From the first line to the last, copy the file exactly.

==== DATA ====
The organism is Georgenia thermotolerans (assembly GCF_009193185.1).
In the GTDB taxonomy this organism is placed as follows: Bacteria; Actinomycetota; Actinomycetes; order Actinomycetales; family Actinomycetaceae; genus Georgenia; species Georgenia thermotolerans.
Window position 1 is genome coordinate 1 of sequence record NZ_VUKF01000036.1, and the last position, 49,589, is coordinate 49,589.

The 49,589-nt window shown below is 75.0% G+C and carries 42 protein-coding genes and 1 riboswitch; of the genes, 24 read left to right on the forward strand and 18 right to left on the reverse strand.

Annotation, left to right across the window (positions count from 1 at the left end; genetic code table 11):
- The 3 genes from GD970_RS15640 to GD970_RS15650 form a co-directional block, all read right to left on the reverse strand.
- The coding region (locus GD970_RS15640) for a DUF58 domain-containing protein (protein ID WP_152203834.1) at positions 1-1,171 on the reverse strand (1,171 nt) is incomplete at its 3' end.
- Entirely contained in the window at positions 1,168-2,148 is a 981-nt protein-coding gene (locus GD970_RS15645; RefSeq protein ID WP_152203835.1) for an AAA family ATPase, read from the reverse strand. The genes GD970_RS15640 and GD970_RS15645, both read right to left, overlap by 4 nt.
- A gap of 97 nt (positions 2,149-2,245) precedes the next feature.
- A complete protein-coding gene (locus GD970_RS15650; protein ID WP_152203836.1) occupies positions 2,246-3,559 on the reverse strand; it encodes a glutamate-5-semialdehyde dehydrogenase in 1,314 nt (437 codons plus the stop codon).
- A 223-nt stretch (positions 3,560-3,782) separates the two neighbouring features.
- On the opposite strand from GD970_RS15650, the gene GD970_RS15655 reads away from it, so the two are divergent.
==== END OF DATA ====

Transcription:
The organism is Georgenia thermotolerans (assembly GCF_009193185.1).
In the GTDB taxonomy this organism is placed as follows: Bacteria; Actinomycetota; Actinomycetes; order Actinomycetales; family Actinomycetaceae; genus Georgenia; species Georgenia thermotolerans.
Window position 1 is genome coordinate 1 of sequence record NZ_VUKF01000036.1, and the last position, 49,589, is coordinate 49,589.

The 49,589-nt window shown below is 75.0% G+C and carries 42 protein-coding genes and 1 riboswitch; of the genes, 24 read left to right on the forward strand and 18 right to left on the reverse strand.

Annotation, left to right across the window (positions count from 1 at the left end; genetic code table 11):
- The 3 genes from GD970_RS15640 to GD970_RS15650 form a co-directional block, all read right to left on the reverse strand.
- The coding region (locus GD970_RS15640) for a DUF58 domain-containing protein (protein ID WP_152203834.1) at positions 1-1,171 on the reverse strand (1,171 nt) is incomplete at its 3' end.
- Entirely contained in the window at positions 1,168-2,148 is a 981-nt protein-coding gene (locus GD970_RS15645; RefSeq protein ID WP_152203835.1) for an AAA family ATPase, read from the reverse strand. The genes GD970_RS15640 and GD970_RS15645, both read right to left, overlap by 4 nt.
- A gap of 97 nt (positions 2,149-2,245) precedes the next feature.
- A complete protein-coding gene (locus GD970_RS15650; protein ID WP_152203836.1) occupies positions 2,246-3,559 on the reverse strand; it encodes a glutamate-5-semialdehyde dehydrogenase in 1,314 nt (437 codons plus the stop codon).
- A 223-nt stretch (positions 3,560-3,782) separates the two neighbouring features.
- On the opposite strand from GD970_RS15650, the gene GD970_RS15655 reads away from it, so the two are divergent.